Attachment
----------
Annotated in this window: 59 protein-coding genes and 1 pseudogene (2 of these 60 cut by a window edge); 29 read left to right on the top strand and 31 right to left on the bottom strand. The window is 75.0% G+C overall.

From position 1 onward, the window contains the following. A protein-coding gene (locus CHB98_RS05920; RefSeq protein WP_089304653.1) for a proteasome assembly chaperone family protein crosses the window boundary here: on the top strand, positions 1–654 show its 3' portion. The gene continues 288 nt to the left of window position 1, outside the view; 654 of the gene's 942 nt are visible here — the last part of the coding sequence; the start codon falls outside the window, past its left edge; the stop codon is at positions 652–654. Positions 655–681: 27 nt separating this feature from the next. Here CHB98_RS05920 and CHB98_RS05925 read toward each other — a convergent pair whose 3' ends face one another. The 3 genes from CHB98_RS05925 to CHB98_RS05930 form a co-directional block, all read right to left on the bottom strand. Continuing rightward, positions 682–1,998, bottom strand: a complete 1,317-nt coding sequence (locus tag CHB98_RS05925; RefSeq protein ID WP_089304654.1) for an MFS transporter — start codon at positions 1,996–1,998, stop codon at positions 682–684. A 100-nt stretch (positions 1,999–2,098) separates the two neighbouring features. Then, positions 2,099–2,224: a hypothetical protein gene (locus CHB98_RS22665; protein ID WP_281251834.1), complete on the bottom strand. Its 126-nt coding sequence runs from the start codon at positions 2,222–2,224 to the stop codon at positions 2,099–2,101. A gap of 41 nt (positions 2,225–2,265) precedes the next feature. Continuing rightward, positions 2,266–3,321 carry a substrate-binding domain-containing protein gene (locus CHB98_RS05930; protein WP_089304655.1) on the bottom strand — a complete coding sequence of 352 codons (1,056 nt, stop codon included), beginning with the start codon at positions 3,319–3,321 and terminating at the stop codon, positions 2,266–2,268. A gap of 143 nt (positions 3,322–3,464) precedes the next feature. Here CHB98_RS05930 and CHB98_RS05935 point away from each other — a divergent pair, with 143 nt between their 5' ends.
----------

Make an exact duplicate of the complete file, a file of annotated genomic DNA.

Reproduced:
Annotated in this window: 59 protein-coding genes and 1 pseudogene (2 of these 60 cut by a window edge); 29 read left to right on the top strand and 31 right to left on the bottom strand. The window is 75.0% G+C overall.

From position 1 onward, the window contains the following. A protein-coding gene (locus CHB98_RS05920; RefSeq protein WP_089304653.1) for a proteasome assembly chaperone family protein crosses the window boundary here: on the top strand, positions 1–654 show its 3' portion. The gene continues 288 nt to the left of window position 1, outside the view; 654 of the gene's 942 nt are visible here — the last part of the coding sequence; the start codon falls outside the window, past its left edge; the stop codon is at positions 652–654. Positions 655–681: 27 nt separating this feature from the next. Here CHB98_RS05920 and CHB98_RS05925 read toward each other — a convergent pair whose 3' ends face one another. The 3 genes from CHB98_RS05925 to CHB98_RS05930 form a co-directional block, all read right to left on the bottom strand. Continuing rightward, positions 682–1,998, bottom strand: a complete 1,317-nt coding sequence (locus tag CHB98_RS05925; RefSeq protein ID WP_089304654.1) for an MFS transporter — start codon at positions 1,996–1,998, stop codon at positions 682–684. A 100-nt stretch (positions 1,999–2,098) separates the two neighbouring features. Then, positions 2,099–2,224: a hypothetical protein gene (locus CHB98_RS22665; protein ID WP_281251834.1), complete on the bottom strand. Its 126-nt coding sequence runs from the start codon at positions 2,222–2,224 to the stop codon at positions 2,099–2,101. A gap of 41 nt (positions 2,225–2,265) precedes the next feature. Continuing rightward, positions 2,266–3,321 carry a substrate-binding domain-containing protein gene (locus CHB98_RS05930; protein WP_089304655.1) on the bottom strand — a complete coding sequence of 352 codons (1,056 nt, stop codon included), beginning with the start codon at positions 3,319–3,321 and terminating at the stop codon, positions 2,266–2,268. A gap of 143 nt (positions 3,322–3,464) precedes the next feature. Here CHB98_RS05930 and CHB98_RS05935 point away from each other — a divergent pair, with 143 nt between their 5' ends.